The Chappy UK Report 2018 Investigates Discrimination in LGBTQ+ Community

Chappy has published the ‘The Chappy Report UK 2018’ which investigates and highlights discrimination within the LGBTQ+ community.

Over 500 gay and bisexual British men participated in the survey which looked into workplace discrimination, racism and domestic abuse.

The report was commissioned to offer more of an insight into the issues highlighted in the Chappy Pledge, a contract that all users of the app must sign to promise they will contribute to building a safe and responsible dating platform.

A letter to the community from Team Chappy reads:  “Despite our previous victories, we issue this report to spotlight the discrimination that is still prevalent in Britain today.

“At Chappy, we wished to better understand how it is to live in Britain as a gay or bisexual man. Some of the stories aren’t easy reading. But we refuse to shirk the difficult topics.”

54% of the respondents admitted they had experienced discrimination in the workplace because of their sexuality. However, over half (57%) did not report it because they believed no disciplinary action would be taken.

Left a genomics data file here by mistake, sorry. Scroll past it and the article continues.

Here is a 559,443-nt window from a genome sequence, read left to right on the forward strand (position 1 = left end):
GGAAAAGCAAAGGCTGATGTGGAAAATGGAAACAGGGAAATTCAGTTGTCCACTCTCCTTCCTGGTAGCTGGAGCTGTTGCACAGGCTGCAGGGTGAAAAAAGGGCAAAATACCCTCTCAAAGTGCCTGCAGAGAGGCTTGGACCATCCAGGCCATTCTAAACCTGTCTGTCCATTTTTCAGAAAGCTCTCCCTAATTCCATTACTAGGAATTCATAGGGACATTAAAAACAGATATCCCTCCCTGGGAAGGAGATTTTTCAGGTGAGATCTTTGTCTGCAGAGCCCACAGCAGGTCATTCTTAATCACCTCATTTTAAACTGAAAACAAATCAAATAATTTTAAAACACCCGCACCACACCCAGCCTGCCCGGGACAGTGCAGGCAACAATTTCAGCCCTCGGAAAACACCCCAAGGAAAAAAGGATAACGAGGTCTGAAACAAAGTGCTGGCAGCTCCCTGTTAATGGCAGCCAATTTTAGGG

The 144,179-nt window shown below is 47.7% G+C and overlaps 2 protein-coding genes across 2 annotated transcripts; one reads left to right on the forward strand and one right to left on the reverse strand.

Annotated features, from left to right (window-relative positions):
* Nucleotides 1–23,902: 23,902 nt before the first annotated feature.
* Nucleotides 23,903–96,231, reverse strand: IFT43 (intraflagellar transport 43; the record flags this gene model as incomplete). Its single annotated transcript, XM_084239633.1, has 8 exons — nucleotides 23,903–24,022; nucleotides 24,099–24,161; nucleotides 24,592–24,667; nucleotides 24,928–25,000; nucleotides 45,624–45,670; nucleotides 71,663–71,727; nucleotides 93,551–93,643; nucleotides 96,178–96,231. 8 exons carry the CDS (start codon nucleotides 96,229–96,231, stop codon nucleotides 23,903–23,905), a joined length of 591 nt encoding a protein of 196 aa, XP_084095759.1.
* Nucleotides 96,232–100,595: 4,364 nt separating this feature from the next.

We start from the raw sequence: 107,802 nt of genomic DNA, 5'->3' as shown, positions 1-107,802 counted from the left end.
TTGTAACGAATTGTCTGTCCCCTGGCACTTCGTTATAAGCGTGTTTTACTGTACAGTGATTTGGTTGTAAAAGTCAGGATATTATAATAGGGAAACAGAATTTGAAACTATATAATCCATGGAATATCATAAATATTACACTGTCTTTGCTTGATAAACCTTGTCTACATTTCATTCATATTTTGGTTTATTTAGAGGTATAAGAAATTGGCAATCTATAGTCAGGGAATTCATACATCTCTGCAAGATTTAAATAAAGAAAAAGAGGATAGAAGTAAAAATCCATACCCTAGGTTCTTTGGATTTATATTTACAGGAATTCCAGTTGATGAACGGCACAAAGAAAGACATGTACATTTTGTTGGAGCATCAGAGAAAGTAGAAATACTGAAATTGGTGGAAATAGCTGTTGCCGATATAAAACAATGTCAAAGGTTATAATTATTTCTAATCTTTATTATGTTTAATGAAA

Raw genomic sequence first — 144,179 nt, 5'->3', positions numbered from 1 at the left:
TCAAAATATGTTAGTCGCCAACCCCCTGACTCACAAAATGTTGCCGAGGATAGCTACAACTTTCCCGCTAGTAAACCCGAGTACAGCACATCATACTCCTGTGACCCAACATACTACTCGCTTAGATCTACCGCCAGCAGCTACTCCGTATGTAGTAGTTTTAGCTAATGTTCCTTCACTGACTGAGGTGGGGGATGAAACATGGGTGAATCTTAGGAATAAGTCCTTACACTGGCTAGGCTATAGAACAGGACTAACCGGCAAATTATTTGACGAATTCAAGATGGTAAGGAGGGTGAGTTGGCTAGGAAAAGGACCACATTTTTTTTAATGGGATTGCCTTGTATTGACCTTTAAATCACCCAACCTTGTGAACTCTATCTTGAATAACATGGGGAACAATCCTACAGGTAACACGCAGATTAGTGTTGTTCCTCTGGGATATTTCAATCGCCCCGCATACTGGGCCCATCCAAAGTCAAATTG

In spite of this, 68% of the men said they felt comfortable talking about their sexuality at work. Further investigation revealed that this is because gay men tended to stick to “gay-friendly” fields, and avoided what respondents considered to be more homophobic fields (such as “manufacturing”, “sport” and “construction”).

In terms of racism, 35% of the non-white men said they’d been a victim of abuse from somebody else in the community.

38% want the capability to filter their dating searches by race. A majority of this group are ethnic minorities, many of whom reportedly don’t want to match with white men for their own safety.

While Chappy says it sympathises with these victims, it will not be adding filters because it believes in true diversity as a sustainable solution.

Finally, 11% of the men confessed to using physical violence against a sexual partner, with a further 2% preferring not to answer that question. However, one respondent said the question was asked in isolation and he clarified he’d only struck his partner after he’d been punched 13 times.

Read the full report here.